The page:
ISSN (Print) - 0012-9976 | ISSN (Online) - 2349-8846
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Karnataka Elections: Spoils of Fragmentation

Srikrishna Ayyangar and Suraj Jacob teach at AzimPremji University and James Madison University, respectively.

Has party fragmentation in the past affected the electoral performance of the three big players in Karnataka? If data indicates that the BJP tends not to be affected by fragmentation, will it be different this time, with one of the two break-away factions in the electrol arena being yanked from its organisation?

One of the questions that forms the backdrop to Karnataka’s elections is the impact of former chief minister B.S. Yeddiyurappa’s Karnataka Janata Party (KJP) and mining baron and former minister B. Sriramulu’s BSR Congress on the performance of the BJP, the Congress and the Janata Dal (Secular) [JDS]. Do established parties lose vote share when new parties enter the political arena, affecting some established parties more than others, irrespective of who the entrant views as its primary competitor? What does the electoral history of Karnataka tell us about new parties that pose credible threats?
Yeddiyurappa has been a thorn in the BJP’s flesh for some time now, and his departure has clearly had an impact on the strategies of his loyalists and opportunists on when and how to jump ship. BSR Congress seems to have a lot of money, and while money cannot guarantee success, it definitely does not guarantee failure.

As a preliminary exploration of these questions, we used electoral data from 1978 to 2004 to trace the relationship between vote share and party fragmentation. Political scientists use a measure of party fragmentation called the Effective Number of Parties index (ENP) to answer such questions rather than a simple count of the number of parties because not all parties get equal vote shares. If four parties in a constituency get 25% vote share each, the ENP is four and the simple count is four; but if one party gets 50% and the other three parties split the remaining 50% equally among themselves, using the formula, the ENP will be at three even if a simple count still suggests four.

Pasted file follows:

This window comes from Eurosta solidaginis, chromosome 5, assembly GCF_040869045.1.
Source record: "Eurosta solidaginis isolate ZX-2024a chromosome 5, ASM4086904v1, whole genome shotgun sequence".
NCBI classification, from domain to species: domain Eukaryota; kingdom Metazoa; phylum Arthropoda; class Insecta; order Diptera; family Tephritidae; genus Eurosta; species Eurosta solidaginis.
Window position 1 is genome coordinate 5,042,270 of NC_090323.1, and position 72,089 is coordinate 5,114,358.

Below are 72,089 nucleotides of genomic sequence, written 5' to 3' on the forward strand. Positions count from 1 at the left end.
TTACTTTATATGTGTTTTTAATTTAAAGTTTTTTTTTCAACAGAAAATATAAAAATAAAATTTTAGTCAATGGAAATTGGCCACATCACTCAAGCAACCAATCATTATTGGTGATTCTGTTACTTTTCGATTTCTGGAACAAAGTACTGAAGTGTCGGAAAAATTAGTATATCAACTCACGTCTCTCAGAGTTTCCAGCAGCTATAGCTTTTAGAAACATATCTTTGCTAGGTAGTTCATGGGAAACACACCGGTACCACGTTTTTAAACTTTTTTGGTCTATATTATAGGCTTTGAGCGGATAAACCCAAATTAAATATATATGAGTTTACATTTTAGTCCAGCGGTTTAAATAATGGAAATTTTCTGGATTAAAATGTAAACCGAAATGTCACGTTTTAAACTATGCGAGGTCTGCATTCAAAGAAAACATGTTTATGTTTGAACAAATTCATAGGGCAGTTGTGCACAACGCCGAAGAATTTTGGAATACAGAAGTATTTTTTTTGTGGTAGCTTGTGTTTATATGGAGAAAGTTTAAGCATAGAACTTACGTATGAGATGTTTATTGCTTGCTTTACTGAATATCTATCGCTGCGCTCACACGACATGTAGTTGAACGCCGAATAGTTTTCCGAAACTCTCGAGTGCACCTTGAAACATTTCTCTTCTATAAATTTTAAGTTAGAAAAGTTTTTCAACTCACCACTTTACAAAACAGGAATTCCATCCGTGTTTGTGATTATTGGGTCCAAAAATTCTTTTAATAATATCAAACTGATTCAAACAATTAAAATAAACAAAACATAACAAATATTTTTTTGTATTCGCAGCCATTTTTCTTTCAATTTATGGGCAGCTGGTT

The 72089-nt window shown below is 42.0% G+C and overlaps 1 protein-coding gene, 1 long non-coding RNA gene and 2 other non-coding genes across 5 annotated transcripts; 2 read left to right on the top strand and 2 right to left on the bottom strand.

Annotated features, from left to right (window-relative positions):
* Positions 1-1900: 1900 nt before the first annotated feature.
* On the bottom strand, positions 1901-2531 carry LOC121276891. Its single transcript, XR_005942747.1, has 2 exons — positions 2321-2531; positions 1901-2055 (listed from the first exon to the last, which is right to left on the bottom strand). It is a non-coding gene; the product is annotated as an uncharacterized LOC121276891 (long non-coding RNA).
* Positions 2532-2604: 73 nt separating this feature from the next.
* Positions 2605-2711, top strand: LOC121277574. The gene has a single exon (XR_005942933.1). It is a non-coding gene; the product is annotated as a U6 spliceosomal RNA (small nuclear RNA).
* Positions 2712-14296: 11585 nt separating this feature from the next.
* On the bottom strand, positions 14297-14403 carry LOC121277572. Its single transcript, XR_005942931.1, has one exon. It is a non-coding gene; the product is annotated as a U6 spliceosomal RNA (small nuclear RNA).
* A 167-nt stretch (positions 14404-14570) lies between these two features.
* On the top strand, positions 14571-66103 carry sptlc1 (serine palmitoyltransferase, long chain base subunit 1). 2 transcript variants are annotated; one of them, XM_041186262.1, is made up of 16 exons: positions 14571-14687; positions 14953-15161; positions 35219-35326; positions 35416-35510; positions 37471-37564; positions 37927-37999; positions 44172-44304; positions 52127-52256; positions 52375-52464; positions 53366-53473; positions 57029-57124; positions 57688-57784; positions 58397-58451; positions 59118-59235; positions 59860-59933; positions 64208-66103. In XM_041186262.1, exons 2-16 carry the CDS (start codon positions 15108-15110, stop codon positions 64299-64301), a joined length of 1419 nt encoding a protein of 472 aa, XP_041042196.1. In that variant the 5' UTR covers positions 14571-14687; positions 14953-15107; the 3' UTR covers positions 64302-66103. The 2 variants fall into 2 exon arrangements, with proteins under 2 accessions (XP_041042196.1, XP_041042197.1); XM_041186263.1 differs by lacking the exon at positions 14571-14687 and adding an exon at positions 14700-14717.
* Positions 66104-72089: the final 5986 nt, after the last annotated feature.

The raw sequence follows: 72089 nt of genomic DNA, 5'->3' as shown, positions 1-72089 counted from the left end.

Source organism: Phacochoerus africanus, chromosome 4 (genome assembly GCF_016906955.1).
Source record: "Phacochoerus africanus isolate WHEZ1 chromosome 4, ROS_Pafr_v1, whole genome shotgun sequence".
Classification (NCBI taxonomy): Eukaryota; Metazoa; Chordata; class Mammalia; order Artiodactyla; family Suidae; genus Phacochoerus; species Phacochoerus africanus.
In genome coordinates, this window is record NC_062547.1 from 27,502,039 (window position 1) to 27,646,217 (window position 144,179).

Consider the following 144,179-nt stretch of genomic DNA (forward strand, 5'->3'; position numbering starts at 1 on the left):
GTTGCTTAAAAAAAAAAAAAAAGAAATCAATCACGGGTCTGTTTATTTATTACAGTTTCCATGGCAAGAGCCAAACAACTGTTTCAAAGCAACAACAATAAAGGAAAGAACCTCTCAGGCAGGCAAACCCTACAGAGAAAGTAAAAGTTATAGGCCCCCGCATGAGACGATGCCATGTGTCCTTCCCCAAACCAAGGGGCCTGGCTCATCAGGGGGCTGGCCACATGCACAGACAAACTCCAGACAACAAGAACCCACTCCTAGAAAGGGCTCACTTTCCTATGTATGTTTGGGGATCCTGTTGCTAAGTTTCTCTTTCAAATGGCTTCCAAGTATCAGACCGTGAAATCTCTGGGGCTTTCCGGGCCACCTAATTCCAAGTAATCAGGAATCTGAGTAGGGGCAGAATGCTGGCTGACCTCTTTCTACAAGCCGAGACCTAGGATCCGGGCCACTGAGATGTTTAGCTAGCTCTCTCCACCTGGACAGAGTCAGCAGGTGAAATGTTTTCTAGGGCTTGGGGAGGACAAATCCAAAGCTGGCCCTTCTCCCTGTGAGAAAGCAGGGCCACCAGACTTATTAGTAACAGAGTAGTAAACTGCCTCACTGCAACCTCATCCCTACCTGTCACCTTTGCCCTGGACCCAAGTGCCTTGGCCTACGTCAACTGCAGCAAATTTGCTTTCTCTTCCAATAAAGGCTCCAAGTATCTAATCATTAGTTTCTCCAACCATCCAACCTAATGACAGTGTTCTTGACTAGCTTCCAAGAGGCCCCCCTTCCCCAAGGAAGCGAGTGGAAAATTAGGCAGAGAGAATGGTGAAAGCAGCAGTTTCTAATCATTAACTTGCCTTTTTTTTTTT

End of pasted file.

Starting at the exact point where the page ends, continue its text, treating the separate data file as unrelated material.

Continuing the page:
In the four graphs, the party fragmentation (ENP) is on the horizontal axis and party vote shares on the vertical axis.  Each dot represents a constituency in an election (1978-2004), and the lines of best fit show the average relationship. Since our inferences are based on 1978-2004 data (prior to the latest delimitation), they tell us how fragmentation in the past has affected party performance in Karnataka.
The figures show that on average the BJP neither gains nor loses vote share as party fragmentation increases. In contrast, the Congress and the JDS tend to lose vote share as party fragmentation increases, and the rate of loss for the Congress is greater than for the JDS. And lastly, independents gain the most with party fragmentation.
The figures are suggestive along several lines. Since the BJP’s vote share is relatively stable irrespective of party fragmentation, it suggests the presence of a relatively strong cadre and group of “core” voters. This suggests that, irrespective of fragmentation, the BJP is here to stay in Karnataka, unlike in other states of south India. More precisely, whoever captures the cadre and organisational base of the party, the BJP will be around.